California has become the first state in the nation to commit to raising the minimum wage to $10 per hour, although the increase will take place gradually until 2016 under a bill signed into law by Democratic Governor Jerry Brown on Wednesday.Economic Idiocy
The law raises minimum pay in the most populous state from its current rate of $8 per hour to $9 by July 2014 and $10 by January 2016. The state with the highest minimum wage currently is Washington, where employers must pay at least $9.19 per hour.
State Assemblyman Luis Alejo, who authored the wage hike bill, said the increase would help working people pay for necessities in a state where rising costs have long outpaced wage increases for the poor and working class.
"We have created a system where we pay workers less but need them to spend more," Alejo said in a statement. "That causes middle-class families to fall down the economic ladder. It's the reason our middle class is shrinking and the reason we are facing the largest gap between upper- and lower-income Californians in at least 30 years."
We do not need people to spend more. Realistically, we need people to save more. Higher prices (which are going to be the end result of this move) are all but guaranteed to eat up most of the presumed benefit.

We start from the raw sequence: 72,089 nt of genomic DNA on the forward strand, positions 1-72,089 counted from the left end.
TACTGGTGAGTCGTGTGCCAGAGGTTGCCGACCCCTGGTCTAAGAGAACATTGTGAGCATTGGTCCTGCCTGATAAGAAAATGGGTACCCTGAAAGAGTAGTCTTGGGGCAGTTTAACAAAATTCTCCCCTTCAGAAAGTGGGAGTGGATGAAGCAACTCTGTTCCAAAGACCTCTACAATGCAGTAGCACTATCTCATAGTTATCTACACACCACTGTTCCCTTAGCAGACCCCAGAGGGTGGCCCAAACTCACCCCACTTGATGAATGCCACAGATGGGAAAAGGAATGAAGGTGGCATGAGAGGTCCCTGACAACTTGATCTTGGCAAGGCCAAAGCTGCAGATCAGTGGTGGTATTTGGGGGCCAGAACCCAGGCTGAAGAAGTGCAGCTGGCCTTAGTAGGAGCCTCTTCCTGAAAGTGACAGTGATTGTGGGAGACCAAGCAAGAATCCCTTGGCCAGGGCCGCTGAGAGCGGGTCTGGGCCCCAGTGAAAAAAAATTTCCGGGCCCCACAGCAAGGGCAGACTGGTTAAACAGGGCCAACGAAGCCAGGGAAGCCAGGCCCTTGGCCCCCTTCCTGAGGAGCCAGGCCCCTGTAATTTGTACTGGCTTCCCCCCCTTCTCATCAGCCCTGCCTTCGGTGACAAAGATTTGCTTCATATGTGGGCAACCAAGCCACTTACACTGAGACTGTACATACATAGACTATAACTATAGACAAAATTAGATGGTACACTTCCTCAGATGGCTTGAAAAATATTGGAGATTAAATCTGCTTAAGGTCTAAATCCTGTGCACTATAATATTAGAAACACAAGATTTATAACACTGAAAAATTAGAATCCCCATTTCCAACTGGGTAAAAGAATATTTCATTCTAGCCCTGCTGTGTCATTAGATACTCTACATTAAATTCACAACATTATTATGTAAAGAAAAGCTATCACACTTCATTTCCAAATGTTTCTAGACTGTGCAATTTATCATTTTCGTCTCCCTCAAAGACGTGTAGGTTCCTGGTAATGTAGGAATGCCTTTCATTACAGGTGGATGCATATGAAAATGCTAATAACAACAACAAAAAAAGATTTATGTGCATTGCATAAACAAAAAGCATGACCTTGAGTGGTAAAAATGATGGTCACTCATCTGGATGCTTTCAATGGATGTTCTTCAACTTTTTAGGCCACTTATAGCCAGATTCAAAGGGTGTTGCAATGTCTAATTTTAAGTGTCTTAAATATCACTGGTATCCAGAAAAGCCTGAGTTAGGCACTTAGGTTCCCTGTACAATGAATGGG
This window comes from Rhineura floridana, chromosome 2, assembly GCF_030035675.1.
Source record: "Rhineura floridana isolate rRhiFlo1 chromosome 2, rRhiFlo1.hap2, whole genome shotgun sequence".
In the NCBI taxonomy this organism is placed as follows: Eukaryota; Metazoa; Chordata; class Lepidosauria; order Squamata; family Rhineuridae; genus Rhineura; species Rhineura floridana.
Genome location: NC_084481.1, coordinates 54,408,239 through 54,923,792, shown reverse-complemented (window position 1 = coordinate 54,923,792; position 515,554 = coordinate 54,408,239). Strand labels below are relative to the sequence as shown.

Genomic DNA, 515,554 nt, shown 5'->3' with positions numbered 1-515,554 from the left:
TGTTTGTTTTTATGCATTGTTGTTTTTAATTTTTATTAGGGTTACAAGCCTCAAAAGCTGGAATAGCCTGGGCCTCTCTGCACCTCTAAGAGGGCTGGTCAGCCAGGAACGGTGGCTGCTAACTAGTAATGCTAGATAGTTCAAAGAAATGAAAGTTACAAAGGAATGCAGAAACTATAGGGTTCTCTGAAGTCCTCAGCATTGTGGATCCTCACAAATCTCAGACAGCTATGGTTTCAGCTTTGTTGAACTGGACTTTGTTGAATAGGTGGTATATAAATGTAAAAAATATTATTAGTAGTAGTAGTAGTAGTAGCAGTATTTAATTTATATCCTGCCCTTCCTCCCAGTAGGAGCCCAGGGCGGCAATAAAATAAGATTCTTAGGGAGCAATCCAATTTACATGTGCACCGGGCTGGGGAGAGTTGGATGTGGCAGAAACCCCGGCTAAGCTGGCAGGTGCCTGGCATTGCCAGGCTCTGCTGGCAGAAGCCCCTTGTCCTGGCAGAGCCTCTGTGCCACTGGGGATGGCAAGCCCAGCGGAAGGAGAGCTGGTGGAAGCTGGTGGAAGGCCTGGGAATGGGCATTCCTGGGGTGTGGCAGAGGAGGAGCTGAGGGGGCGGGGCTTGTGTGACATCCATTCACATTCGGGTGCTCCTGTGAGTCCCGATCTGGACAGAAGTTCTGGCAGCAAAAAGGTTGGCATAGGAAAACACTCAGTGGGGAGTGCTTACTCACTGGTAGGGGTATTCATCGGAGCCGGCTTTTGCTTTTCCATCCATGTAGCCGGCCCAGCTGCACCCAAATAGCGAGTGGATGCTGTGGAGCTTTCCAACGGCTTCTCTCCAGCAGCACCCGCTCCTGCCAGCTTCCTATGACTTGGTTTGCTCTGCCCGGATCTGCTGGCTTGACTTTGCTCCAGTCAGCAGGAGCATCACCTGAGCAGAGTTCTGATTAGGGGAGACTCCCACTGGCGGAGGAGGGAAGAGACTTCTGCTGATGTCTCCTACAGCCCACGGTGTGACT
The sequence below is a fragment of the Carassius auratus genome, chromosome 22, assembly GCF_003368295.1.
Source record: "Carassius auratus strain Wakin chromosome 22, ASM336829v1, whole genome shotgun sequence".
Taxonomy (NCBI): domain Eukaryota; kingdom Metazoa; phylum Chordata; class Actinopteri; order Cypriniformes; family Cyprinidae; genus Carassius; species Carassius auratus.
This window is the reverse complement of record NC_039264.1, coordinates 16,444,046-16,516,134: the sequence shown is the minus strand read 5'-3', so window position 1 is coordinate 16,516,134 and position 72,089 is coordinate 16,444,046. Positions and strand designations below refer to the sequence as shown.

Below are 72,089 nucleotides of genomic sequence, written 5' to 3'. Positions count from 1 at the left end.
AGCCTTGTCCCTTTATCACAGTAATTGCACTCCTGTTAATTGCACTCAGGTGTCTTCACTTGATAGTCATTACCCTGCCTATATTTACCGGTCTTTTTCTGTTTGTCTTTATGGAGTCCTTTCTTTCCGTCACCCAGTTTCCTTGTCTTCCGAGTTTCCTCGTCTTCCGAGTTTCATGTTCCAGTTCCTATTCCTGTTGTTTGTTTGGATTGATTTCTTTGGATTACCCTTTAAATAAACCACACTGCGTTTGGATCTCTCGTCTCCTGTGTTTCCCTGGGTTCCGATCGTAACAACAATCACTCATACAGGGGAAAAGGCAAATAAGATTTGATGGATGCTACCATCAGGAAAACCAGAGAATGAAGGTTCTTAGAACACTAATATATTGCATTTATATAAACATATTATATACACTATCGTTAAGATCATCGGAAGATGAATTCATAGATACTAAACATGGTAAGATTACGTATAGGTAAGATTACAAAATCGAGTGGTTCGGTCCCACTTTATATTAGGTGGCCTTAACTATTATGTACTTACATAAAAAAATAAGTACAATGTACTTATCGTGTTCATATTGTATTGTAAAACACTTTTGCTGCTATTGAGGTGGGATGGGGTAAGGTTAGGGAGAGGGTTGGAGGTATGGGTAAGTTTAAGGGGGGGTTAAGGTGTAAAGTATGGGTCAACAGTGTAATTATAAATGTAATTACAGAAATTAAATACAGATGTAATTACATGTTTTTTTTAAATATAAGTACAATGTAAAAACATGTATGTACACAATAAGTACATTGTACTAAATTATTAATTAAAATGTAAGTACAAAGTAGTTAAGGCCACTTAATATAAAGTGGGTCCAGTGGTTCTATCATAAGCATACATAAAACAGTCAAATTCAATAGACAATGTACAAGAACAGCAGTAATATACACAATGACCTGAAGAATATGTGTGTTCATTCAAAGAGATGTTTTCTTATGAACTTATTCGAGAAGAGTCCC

Worse yet, these minimum wage hikes will hurt small businesses the most. Walmart may be able to maintain profit margins by hiking prices a few cents, but many low-volume retailers will feel the pinch.
Economic idiots blanket the California and Illinois state legislatures and the results are easy to spot. Illinois and California are two of the most economically distressed states, with the worst improvements in the unemployment rate during the recovery. Hikes in the minimum wage are guaranteed to make the situation worse.
California, Illinois, US Unemployment Rates
- California Seasonally Adjusted Unemployment Rate: Blue
- Illinois Seasonally Adjusted Unemployment Rate: Green
- U.S. Seasonally Adjusted Unemployment Rate: Red
California and Illinois are two of the most business-unfriendly states you can find, and the results speak for themselves.
Both states nearly always have higher unemployment rates than the national average, and both states perform miserably following every recession.
Mike "Mish" Shedlock